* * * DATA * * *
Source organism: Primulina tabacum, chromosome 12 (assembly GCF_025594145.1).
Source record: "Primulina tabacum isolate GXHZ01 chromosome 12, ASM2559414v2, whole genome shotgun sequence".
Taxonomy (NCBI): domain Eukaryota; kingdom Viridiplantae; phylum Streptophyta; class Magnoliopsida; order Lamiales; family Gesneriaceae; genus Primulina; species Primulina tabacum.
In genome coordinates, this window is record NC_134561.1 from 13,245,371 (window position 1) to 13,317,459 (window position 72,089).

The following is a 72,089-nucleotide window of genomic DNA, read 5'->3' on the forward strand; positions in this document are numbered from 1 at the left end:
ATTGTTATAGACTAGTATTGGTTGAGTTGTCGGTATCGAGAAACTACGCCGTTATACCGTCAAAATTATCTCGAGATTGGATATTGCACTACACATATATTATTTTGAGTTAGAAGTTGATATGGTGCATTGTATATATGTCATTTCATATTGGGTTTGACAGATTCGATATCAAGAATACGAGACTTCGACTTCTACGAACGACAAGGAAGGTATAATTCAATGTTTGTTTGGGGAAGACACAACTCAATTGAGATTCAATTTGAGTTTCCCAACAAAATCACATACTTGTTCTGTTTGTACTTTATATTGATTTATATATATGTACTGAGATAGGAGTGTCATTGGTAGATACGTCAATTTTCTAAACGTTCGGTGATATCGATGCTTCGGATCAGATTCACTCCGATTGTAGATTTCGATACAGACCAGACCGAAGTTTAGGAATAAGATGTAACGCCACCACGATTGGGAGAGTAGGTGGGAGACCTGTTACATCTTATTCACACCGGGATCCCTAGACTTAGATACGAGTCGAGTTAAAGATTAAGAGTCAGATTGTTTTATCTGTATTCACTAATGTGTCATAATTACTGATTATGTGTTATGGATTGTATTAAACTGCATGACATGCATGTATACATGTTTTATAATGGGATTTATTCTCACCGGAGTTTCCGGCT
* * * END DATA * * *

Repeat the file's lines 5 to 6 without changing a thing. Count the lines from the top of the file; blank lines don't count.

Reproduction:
The following is a 72,089-nucleotide window of genomic DNA, read 5'->3' on the forward strand; positions in this document are numbered from 1 at the left end:
ATTGTTATAGACTAGTATTGGTTGAGTTGTCGGTATCGAGAAACTACGCCGTTATACCGTCAAAATTATCTCGAGATTGGATATTGCACTACACATATATTATTTTGAGTTAGAAGTTGATATGGTGCATTGTATATATGTCATTTCATATTGGGTTTGACAGATTCGATATCAAGAATACGAGACTTCGACTTCTACGAACGACAAGGAAGGTATAATTCAATGTTTGTTTGGGGAAGACACAACTCAATTGAGATTCAATTTGAGTTTCCCAACAAAATCACATACTTGTTCTGTTTGTACTTTATATTGATTTATATATATGTACTGAGATAGGAGTGTCATTGGTAGATACGTCAATTTTCTAAACGTTCGGTGATATCGATGCTTCGGATCAGATTCACTCCGATTGTAGATTTCGATACAGACCAGACCGAAGTTTAGGAATAAGATGTAACGCCACCACGATTGGGAGAGTAGGTGGGAGACCTGTTACATCTTATTCACACCGGGATCCCTAGACTTAGATACGAGTCGAGTTAAAGATTAAGAGTCAGATTGTTTTATCTGTATTCACTAATGTGTCATAATTACTGATTATGTGTTATGGATTGTATTAAACTGCATGACATGCATGTATACATGTTTTATAATGGGATTTATTCTCACCGGAGTTTCCGGCT